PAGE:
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New Candidates

1921 New Candidates

After electing five candidates in our 1916 election, HoME time marches forward to 1921. Six new slots open up as we delve into the deadball era. We have carried over four from the 1901 election and two from 1906. That means we can elect as many as twelve players this time around. The following 27 players are now eligible in addition to those whose eligibility began since 1901. Eligibility is perpetual.

We’ve added a couple helpful tags for reviewing the list:

F = Hall of Fame member
M = Hall of Merit member
S = Hall of Stats member

Newly Eligible in 1921

Bradley, Bill
Bresnahan, Roger (F, M)
Chance, Frank (F)
Clarke, Fred (F, M, S)
Davis, Harry
Devlin, Art
Donlin, Mike
Donovan, Bill
Ewing, Bob
Hartsel, Topsy
Kling, Johnny
Moore, Earl
Mullin, George
Murphy, Danny
Phillipe, Deacon
Powell, Jack
Seymour, Cy
Sheckard, Jimmy (M)
Steinfeldt, Harry
Tenney, Fred
Thomas, Roy
Tinker, Joe (F, S)
Titus, John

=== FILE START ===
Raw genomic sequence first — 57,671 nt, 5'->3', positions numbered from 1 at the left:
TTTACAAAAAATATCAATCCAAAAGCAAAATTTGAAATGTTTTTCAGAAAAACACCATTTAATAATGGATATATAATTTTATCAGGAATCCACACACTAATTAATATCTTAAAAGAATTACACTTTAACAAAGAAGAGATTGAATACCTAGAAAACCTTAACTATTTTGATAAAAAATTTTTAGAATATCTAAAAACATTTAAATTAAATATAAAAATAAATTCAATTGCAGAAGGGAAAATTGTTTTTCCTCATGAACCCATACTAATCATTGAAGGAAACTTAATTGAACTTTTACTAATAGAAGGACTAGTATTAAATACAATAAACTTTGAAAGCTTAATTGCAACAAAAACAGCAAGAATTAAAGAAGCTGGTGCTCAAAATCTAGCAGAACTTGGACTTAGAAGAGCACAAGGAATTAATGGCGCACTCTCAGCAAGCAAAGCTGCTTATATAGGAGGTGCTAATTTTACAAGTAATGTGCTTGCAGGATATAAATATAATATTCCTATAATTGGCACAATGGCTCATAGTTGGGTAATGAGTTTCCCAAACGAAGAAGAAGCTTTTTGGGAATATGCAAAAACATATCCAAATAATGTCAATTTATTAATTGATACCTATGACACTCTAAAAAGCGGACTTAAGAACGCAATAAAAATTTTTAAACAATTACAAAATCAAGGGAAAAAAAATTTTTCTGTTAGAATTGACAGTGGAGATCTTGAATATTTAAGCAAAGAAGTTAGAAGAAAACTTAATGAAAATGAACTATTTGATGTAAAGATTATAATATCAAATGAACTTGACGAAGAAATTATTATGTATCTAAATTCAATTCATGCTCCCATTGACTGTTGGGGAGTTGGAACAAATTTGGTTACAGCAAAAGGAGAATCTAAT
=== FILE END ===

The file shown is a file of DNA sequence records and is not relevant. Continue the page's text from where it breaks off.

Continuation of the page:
Wallace, Bobby (F, M, S)
Walsh, Ed (F, M, S)
White, Doc
Young, Cy (F, M, S)



2 thoughts on “1921 New Candidates

  1. Trying to stay vaguely within the decade that you two are discussing….Is there any evidence that participation in the Federal League (1914-1915) harmed players being considered for the Hall of Fame?

    Posted by Geoff | August 1, 2013, 6:04 pm
    • Geoff, thanks for a really interesting question!

      I don’t think the FL had much effect on HoF cases. Edd Roush, Joe Tinker, Mordecai Brown, and Eddie Plank all made it despite playing in the Feds. It may have even very slightly improved the chances of Brown and Plank by virtue of being easier leagues that let them build on their career numbers. Chief Bender, a poor HoF selection played with them, as did HoF manager Bill McKechnie.

      The Feds didn’t seem to consistently help or hinder second-line stars either. The little-remembered Jack Quinn or Ed Konetchy for example didnt get much help. But Benny Kauff, “The Ty Cobb of the Feds” made his bones there then enjoyed good seasons in the NL before his banishment in 1920 for gambling-related behavior.

      So overall I don’t think there was much effect.

      Posted by homemlb | August 1, 2013, 10:18 pm

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